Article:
High-Temperature Oxidation, Fluoride-Ion Cleaning, and Activated Diffusion Brazing of Nickel-Based Superalloy GTD111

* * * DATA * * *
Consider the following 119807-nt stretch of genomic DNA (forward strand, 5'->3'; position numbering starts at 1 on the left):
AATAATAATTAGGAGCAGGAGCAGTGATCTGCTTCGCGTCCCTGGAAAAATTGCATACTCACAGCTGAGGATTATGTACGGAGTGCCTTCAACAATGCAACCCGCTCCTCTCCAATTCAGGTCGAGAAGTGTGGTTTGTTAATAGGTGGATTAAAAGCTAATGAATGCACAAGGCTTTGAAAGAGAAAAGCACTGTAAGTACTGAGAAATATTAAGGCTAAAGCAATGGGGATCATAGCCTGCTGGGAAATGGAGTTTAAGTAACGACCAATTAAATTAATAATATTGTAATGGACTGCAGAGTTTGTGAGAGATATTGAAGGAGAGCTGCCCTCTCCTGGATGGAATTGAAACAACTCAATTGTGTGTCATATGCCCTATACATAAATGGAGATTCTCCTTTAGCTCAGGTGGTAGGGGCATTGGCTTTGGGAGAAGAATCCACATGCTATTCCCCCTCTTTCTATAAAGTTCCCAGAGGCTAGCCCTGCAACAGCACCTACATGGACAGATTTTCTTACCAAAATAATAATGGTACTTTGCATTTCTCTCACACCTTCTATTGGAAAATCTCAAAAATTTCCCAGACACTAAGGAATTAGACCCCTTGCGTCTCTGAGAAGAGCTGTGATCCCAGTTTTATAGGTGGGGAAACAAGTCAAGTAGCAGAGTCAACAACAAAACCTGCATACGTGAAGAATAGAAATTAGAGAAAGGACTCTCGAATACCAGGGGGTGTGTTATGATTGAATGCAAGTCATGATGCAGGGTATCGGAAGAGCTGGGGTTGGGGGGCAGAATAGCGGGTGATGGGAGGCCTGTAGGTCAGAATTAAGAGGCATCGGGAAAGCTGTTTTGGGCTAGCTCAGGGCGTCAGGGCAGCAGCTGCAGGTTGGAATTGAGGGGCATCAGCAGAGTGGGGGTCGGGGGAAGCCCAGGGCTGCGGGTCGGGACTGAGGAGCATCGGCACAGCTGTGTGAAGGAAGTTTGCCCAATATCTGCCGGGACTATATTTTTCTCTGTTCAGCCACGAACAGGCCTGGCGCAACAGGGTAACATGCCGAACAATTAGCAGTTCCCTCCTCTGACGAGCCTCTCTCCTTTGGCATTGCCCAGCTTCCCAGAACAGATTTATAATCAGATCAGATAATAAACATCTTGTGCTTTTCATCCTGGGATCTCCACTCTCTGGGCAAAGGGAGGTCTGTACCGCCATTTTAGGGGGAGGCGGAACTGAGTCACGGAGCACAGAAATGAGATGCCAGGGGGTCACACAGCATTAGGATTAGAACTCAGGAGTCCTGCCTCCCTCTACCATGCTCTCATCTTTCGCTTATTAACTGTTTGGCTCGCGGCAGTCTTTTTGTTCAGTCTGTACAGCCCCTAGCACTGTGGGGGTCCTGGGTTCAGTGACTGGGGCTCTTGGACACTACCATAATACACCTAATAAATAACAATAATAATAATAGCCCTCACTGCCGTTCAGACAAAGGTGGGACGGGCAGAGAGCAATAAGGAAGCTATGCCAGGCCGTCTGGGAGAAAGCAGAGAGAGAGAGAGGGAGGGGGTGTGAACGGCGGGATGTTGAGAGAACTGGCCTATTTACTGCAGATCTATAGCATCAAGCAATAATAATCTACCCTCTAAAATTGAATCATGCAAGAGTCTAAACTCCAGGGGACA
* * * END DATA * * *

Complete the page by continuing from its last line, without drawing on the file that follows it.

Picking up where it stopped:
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The need for industrial gas turbines to operate at higher temperatures and/or speeds has resulted in the continual modification of nickel-based superalloys to provide better high-temperature strength and corrosion resistance for components such as hot-section turbine blades. Thermal-Mechanical Fatigue (TMF) cracking, accelerated by the oxidation that forms as a result of the exposure of bare metal during the crack-opening stages, is one of the most common forms of damage experienced by service-run turbine blades. Due to the high costs associated with manufacturing nickel-based superalloy components, damaged turbine blades must be repaired to restore their original mechanical properties. One such method, Activated Diffusion Brazing (ADB), is under development for this purpose, and involves melting a two-part powder mixture into a damaged region. However, the tenacious oxides formed on nickel-based superalloy components provide an obstacle for the repair process, and must be removed. Fluoride-Ion Cleaning (FIC) uses flowing hydrogen and HF gas to remove tenacious oxide scales through a set of chemical reactions, leaving cleaned components free of oxide compounds and depleted of the strong oxide-formers of Al and Ti. GTD111 is a nickel-based superalloy containing the strong oxidizing elements of Al, Ti, and Cr, and is similar in composition to other nickel-based superalloys such as DD8 and Rene95. Literature concerning the oxidation, cleaning, and brazing of this particular alloy is limited, and as such this thesis serves as a comprehensive overview of the chemical effects of each above process on GTD111. The objectives of this project are to determine, through SEM-EDX and element mapping analysis, the oxidation behavior of nickel-based superalloy GTD111, the effects of oxidation and FIC on the chemistry near the surface of this particular alloy, and the effects of mixing ratio and paste viscosity on the quality of repairs made by ADB. Notches of 8 mm depth and 0.25 mm width were made in coupons of GTD111 via wire-EDM and samples were oxidized between 1 and 452 hours at 900°C. Samples oxidized between 96 and 452 hours were sectioned in half and one half of each sample was cleaned via the standard FIC process at Ti-Coating Inc. Notches of 8 mm depth and 1 mm width, also made via wire-EDM, were repaired by the ADB process with a bonding temperature of 1220°C and a holding time of 65 minutes. Time-dependent multi-layer oxide growth was observed on all samples, consisting of an innermost discontinuous aluminum oxide region, followed by a thin continuous band of Ni-W-Ta oxide and a thicker, very dense chromium oxide layer. Some oxidation times exhibited the presence of weak, inconsistent oxide regions rich in Ni and/or Ti. Since the GTD111 alloy does not contain sufficient amount of Al to form a continuous layer – as 5-7% Al is required – oxidation resistance was provided mainly by the formation of the dense chromium oxide layer. A region heavily depleted of Al and Ti and therefore the strengthening gamma prime phase was observed below and surrounding the Al-rich oxide regions. Chemical analysis of cleaned samples showed that the standard FIC process at Ti-Coating Inc. was able to remove all oxide compounds formed during oxidation at 900°C, and that the prior oxidation time had no effect on the chemistry within the surface of the cleaned samples; however, the depths of elemental and gamma prime phase depletion were affected. The elemental depletions of Al and Ti have been observed in past studies, but depletions of Ni and concentrations of Cr near the surfaces of cleaned components have not been previously observed. Preliminary brazing trials made with varying paste viscosities demonstrated the importance of paste pre-placement and maintaining the molten filler metal within the notch, as better pre-placement resulted in higher densities in the braze-repaired region of the brazing trial samples. Although porosity was observed on all samples, the paste pre-placement was found to be more important in reducing porosity than the mixing ratio and paste viscosity, although using an appropriate paste viscosity allowed for better pre-placement.